Achieving Proven Leadership Excellence
What is leadership excellence? Think of someone you regard highly as a leader. It might be someone for whom you work. It might be someone famous, a historical figure, or someone from your old neighborhood.
Now consider what makes this leader so great. Identify the qualities that are strongest in this individual, such as:
• communicating a compelling vision
• acting with integrity
• listening intently to others
• being honest at all times
• serving rather than managing
• involving others
• holding themselves—and others—accountable
• focusing on what’s important rather than what’s urgent
• taking time to support those who need it.
The most successful leaders of world-class organizations have a high degree of integrity regarding two things: effectively working with others and taking decisive action to achieve important results, despite the risk.
The true measure of a leader is demonstrated by their followers. The connection between a leader and their followers is shared values. People will not passionately follow any leader who does not share their core priorities. We will go much more in depth about these core drivers in discussing the World Class Excellence Model in chapter 4.
Leaders and Managers
Let’s set the record straight about the terms leader and manager. There have been many attempts to create a false dichotomy between these terms: You can be either a manager or a leader. Additionally, you may have seen some comparisons, such those in Table 2-1, that can give the impression that managers are “bad” and leaders are “good.” This is woefully inaccurate. In truth, two points must be made here.
Table 2-1. Comparisons Between Managers and Leaders
|Enforces consistency||Elicits creativity|
|Asks how or seeks methods||Wonders why or seeks motives|
|Formulates policy||Sets examples|
|Corrects weaknesses||Builds strengths|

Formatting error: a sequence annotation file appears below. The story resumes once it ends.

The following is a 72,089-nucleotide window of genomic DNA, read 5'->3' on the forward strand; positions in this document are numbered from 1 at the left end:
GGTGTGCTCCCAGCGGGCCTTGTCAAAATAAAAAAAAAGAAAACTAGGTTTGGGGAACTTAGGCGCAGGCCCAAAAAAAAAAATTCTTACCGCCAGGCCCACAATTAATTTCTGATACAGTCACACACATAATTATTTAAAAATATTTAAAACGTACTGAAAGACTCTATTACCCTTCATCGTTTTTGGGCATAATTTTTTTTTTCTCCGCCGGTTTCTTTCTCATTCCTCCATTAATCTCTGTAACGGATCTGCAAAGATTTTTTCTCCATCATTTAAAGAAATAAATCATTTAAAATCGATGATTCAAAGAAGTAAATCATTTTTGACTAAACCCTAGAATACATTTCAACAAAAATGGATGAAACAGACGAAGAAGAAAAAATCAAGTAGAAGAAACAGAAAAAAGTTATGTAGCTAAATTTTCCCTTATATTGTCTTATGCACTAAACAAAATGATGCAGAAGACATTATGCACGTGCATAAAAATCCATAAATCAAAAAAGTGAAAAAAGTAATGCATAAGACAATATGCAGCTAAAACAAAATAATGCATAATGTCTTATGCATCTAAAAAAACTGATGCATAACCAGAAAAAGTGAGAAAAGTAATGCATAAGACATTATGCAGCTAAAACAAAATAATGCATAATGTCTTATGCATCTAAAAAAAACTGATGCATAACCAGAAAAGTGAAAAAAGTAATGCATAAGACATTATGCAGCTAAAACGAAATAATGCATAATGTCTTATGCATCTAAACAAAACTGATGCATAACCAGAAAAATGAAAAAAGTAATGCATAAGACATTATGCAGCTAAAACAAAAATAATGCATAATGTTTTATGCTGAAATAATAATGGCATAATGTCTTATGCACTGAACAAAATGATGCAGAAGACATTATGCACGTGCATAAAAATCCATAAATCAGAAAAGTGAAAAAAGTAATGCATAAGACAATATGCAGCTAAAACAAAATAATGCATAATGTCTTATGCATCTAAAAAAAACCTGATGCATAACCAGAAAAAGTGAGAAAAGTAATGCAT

|Does things right||Does the right things|
|Wields control||Applies influence|
First, the skills and focus of a manager make a very important contribution to any successful organization. Depending on the situation, the traits and behaviors in both columns of the table can be extraordinarily valuable. To aspire to world-class results, an organization must have people who consistently master both foundational managerial traits and leadership traits. These differing manager and leader traits are like tools in a toolbox. The most effective professional will select a tool based on the requirements of the immediate job, use it masterfully, and then place that tool back in the toolbox and select the next tool specifically for the next job. The key is to use what is most appropriate for the operational need. In today’s competitive business environment, optimizing results requires not just managerial skills but also leadership skills.
Second, while managerial skills are critical, it is leadership traits that build employee excellence. The Chain Reaction of Excellence Model (chapter 1) shows how leadership excellence is the driver of employee engagement. Influential people’s leadership qualities make the difference in an organization reaching its potential. Although achieving world-class results requires management and leadership, great leadership is an extension of effective management—and the reason the focus of this chapter is leadership, not management.
Lead Through Influence
If you were asked to summarize all the key leadership attributes listed in this chapter, you could distill them down to one word: influence. Influence is a power that creates enormous potential when combined with other leadership tools—much like water, which alone may not have much of an impact but when combined with eons of time can create something as profound as the Grand Canyon. Influence is one of the most effective yet least leveraged tools in your leader’s toolkit.
It is easy to mistakenly consider someone a great leader because they’re in the top position of an organization. Far too often, society tends to have the most respect for those who are in positions of formal authority. Because of this, many people focus on simply obtaining the title of leader. They want to control the decisions that are made in their environment.
However, we would all do well to abandon this flawed perspective. Is it really about being in charge? Do control and force truly engage others in the workplace and create highly satisfied customers? Consider the pain of a parent who seeks to control everything a young child does, only to later face the consequences with a rebellious teenager who resists any attempt at control. Great parenting has little to do with power per se. Why would it be different with organizations?
Let’s consider the examples of some great leaders who had little or no formal power but enormous influence. What about people like Mahatma Gandhi or Mother Teresa? Clearly, they were leaders, but not because they were in control of an organization.
The truth is that real leadership has more to do with creating a greater span of influence than anything else. And how do you increase this leverage? You do it by embodying the qualities noted, like listening and inspiring others.